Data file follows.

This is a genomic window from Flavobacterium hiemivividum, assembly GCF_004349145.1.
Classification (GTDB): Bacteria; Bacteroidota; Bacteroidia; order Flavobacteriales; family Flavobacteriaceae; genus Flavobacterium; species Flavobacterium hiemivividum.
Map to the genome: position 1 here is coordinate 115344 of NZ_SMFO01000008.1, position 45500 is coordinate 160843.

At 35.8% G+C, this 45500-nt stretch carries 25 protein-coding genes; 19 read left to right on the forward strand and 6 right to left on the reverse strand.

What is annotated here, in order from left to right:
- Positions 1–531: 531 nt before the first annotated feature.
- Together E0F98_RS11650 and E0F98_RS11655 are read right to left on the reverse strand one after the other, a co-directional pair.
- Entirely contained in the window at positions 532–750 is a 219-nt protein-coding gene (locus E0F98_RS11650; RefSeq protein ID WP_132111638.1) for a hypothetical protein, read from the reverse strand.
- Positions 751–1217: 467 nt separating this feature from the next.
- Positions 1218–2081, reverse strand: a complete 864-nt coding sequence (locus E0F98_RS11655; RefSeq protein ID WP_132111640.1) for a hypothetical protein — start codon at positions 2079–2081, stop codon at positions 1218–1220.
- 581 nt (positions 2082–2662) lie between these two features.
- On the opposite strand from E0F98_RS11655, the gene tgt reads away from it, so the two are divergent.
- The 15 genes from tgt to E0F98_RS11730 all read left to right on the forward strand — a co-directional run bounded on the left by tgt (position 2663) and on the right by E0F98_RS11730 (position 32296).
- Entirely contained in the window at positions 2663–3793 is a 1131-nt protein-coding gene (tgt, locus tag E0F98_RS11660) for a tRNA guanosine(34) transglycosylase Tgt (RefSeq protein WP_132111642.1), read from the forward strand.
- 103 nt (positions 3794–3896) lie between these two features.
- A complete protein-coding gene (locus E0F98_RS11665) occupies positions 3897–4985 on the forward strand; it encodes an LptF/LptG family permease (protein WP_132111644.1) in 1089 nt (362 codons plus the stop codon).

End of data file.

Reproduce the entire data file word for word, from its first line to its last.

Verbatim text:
This is a genomic window from Flavobacterium hiemivividum, assembly GCF_004349145.1.
Classification (GTDB): Bacteria; Bacteroidota; Bacteroidia; order Flavobacteriales; family Flavobacteriaceae; genus Flavobacterium; species Flavobacterium hiemivividum.
Map to the genome: position 1 here is coordinate 115344 of NZ_SMFO01000008.1, position 45500 is coordinate 160843.

At 35.8% G+C, this 45500-nt stretch carries 25 protein-coding genes; 19 read left to right on the forward strand and 6 right to left on the reverse strand.

What is annotated here, in order from left to right:
- Positions 1–531: 531 nt before the first annotated feature.
- Together E0F98_RS11650 and E0F98_RS11655 are read right to left on the reverse strand one after the other, a co-directional pair.
- Entirely contained in the window at positions 532–750 is a 219-nt protein-coding gene (locus E0F98_RS11650; RefSeq protein ID WP_132111638.1) for a hypothetical protein, read from the reverse strand.
- Positions 751–1217: 467 nt separating this feature from the next.
- Positions 1218–2081, reverse strand: a complete 864-nt coding sequence (locus E0F98_RS11655; RefSeq protein ID WP_132111640.1) for a hypothetical protein — start codon at positions 2079–2081, stop codon at positions 1218–1220.
- 581 nt (positions 2082–2662) lie between these two features.
- On the opposite strand from E0F98_RS11655, the gene tgt reads away from it, so the two are divergent.
- The 15 genes from tgt to E0F98_RS11730 all read left to right on the forward strand — a co-directional run bounded on the left by tgt (position 2663) and on the right by E0F98_RS11730 (position 32296).
- Entirely contained in the window at positions 2663–3793 is a 1131-nt protein-coding gene (tgt, locus tag E0F98_RS11660) for a tRNA guanosine(34) transglycosylase Tgt (RefSeq protein WP_132111642.1), read from the forward strand.
- 103 nt (positions 3794–3896) lie between these two features.
- A complete protein-coding gene (locus E0F98_RS11665) occupies positions 3897–4985 on the forward strand; it encodes an LptF/LptG family permease (protein WP_132111644.1) in 1089 nt (362 codons plus the stop codon).